3. Effective Preparation for Trial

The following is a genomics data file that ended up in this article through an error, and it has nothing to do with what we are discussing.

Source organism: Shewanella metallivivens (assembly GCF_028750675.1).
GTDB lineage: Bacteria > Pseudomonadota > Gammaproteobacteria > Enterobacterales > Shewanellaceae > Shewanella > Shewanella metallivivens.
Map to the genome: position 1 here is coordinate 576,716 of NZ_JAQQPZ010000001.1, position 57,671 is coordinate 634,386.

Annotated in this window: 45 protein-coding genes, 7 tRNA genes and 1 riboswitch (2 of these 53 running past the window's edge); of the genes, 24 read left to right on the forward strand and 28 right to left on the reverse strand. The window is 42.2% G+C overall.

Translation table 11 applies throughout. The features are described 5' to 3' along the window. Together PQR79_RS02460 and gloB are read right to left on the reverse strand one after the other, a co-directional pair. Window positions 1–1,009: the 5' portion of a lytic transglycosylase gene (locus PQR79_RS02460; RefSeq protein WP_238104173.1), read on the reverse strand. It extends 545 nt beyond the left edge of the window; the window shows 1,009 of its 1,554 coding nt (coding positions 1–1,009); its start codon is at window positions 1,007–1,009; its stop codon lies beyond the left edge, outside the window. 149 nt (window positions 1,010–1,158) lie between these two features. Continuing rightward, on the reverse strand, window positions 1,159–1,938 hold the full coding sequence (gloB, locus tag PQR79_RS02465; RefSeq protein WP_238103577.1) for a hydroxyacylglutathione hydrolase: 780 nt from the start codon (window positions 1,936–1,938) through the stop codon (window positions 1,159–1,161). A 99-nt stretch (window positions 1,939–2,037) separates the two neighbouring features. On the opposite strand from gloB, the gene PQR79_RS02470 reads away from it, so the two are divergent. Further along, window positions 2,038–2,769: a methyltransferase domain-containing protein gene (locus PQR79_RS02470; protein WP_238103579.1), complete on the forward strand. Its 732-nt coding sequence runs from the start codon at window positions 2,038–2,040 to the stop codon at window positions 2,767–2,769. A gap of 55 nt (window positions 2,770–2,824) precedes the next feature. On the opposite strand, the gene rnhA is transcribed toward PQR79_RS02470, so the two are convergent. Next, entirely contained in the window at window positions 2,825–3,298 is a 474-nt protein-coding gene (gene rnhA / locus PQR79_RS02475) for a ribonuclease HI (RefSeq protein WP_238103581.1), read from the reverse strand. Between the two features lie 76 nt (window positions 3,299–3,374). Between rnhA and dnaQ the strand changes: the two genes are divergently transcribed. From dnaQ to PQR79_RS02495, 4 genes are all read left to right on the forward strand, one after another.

Experience suggests that while surprise has a healthy prophylactic effect against possible perjury, on balance, cases are more likely to be decided fairly on their merits if the parties are aware of all the evidence. Both sides are then in a position to contradict opposing evidence and the adversarial process works most efficiently. 8 C. Wright and A. Miller, Federal Practice and Procedure § 2015 (1970); W. S. Gourley, Effective Pretrial Must Be The Beginning Of Trial, 28 F.R.D. 165, 169-170 (1960) (‘ The use of movies to attack the credibility of a claimant in a personal injury suit has been used with varying effect in the United States Courts. I, for one, require a showing in the presence of all counsel prior to trial to inform opposing counsel of the nature of the movies and allow him opportunity to prepare explanatory testimony and to further give the Court opportunity to enter a firm ruling as to their admissibility if any part thereof should be subjected to censor.’ ). But cf. Mort v. A/S D/S Svendborg, 41 F.R.D. 225, 227-228 (E.D.Pa.1966) ( ‘ [I]t is apparent that the object of these interrogatories is not to discover facts in the discovery sense of the word, but instead to frustrate an effective cross-examination and to avoid the possibility of impeachment. Such was not the intent of the framers of our rules of discovery . . . Accordingly, the defendant's objections to the interrogatories will be sustained.’ ); Hikel v. Abousy, 41 F.R.D. 152, 155 (D.Md.1966) (‘ Any such pictures [of plaintiff taken, after the accident] would represent material prepared for cross-examination or impeachment, and this Court has held in analogous situations that interrogatories need not be answered when the only purpose of the interrogatory is to prevent effective cross-examination.’ ).